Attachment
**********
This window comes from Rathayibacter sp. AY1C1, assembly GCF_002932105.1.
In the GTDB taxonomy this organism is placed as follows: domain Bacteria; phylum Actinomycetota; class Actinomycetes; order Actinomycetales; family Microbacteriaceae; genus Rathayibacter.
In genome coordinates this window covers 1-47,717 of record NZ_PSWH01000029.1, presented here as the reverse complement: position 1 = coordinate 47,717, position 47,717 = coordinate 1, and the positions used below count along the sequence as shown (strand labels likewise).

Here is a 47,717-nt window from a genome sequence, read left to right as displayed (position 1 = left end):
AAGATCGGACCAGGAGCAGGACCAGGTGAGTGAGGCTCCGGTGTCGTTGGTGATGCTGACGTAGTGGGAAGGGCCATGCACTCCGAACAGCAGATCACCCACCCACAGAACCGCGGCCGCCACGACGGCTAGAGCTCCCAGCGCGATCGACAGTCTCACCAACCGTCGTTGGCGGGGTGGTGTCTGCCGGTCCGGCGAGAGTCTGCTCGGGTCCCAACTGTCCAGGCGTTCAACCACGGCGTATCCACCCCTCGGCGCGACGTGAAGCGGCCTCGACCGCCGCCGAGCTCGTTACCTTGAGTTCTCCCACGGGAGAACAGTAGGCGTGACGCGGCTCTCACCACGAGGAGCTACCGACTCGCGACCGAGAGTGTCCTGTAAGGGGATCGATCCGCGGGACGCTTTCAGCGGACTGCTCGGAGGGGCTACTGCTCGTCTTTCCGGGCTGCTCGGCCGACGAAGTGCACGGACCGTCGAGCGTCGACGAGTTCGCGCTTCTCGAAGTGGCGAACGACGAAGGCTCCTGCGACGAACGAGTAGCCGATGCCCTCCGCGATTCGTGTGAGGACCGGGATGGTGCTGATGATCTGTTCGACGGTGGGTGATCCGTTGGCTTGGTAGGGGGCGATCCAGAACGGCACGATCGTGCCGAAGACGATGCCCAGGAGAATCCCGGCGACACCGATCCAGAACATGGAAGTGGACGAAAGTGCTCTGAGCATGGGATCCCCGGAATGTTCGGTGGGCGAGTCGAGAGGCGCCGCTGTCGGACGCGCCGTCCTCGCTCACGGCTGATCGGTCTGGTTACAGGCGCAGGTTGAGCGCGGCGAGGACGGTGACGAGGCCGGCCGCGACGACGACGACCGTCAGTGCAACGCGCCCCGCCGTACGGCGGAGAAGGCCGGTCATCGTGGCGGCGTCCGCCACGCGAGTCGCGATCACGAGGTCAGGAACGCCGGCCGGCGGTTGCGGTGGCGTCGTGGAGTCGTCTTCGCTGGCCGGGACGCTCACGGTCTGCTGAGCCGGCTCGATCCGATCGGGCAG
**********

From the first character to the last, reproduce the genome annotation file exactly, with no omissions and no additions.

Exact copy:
This window comes from Rathayibacter sp. AY1C1, assembly GCF_002932105.1.
In the GTDB taxonomy this organism is placed as follows: domain Bacteria; phylum Actinomycetota; class Actinomycetes; order Actinomycetales; family Microbacteriaceae; genus Rathayibacter.
In genome coordinates this window covers 1-47,717 of record NZ_PSWH01000029.1, presented here as the reverse complement: position 1 = coordinate 47,717, position 47,717 = coordinate 1, and the positions used below count along the sequence as shown (strand labels likewise).

Here is a 47,717-nt window from a genome sequence, read left to right as displayed (position 1 = left end):
AAGATCGGACCAGGAGCAGGACCAGGTGAGTGAGGCTCCGGTGTCGTTGGTGATGCTGACGTAGTGGGAAGGGCCATGCACTCCGAACAGCAGATCACCCACCCACAGAACCGCGGCCGCCACGACGGCTAGAGCTCCCAGCGCGATCGACAGTCTCACCAACCGTCGTTGGCGGGGTGGTGTCTGCCGGTCCGGCGAGAGTCTGCTCGGGTCCCAACTGTCCAGGCGTTCAACCACGGCGTATCCACCCCTCGGCGCGACGTGAAGCGGCCTCGACCGCCGCCGAGCTCGTTACCTTGAGTTCTCCCACGGGAGAACAGTAGGCGTGACGCGGCTCTCACCACGAGGAGCTACCGACTCGCGACCGAGAGTGTCCTGTAAGGGGATCGATCCGCGGGACGCTTTCAGCGGACTGCTCGGAGGGGCTACTGCTCGTCTTTCCGGGCTGCTCGGCCGACGAAGTGCACGGACCGTCGAGCGTCGACGAGTTCGCGCTTCTCGAAGTGGCGAACGACGAAGGCTCCTGCGACGAACGAGTAGCCGATGCCCTCCGCGATTCGTGTGAGGACCGGGATGGTGCTGATGATCTGTTCGACGGTGGGTGATCCGTTGGCTTGGTAGGGGGCGATCCAGAACGGCACGATCGTGCCGAAGACGATGCCCAGGAGAATCCCGGCGACACCGATCCAGAACATGGAAGTGGACGAAAGTGCTCTGAGCATGGGATCCCCGGAATGTTCGGTGGGCGAGTCGAGAGGCGCCGCTGTCGGACGCGCCGTCCTCGCTCACGGCTGATCGGTCTGGTTACAGGCGCAGGTTGAGCGCGGCGAGGACGGTGACGAGGCCGGCCGCGACGACGACGACCGTCAGTGCAACGCGCCCCGCCGTACGGCGGAGAAGGCCGGTCATCGTGGCGGCGTCCGCCACGCGAGTCGCGATCACGAGGTCAGGAACGCCGGCCGGCGGTTGCGGTGGCGTCGTGGAGTCGTCTTCGCTGGCCGGGACGCTCACGGTCTGCTGAGCCGGCTCGATCCGATCGGGCAG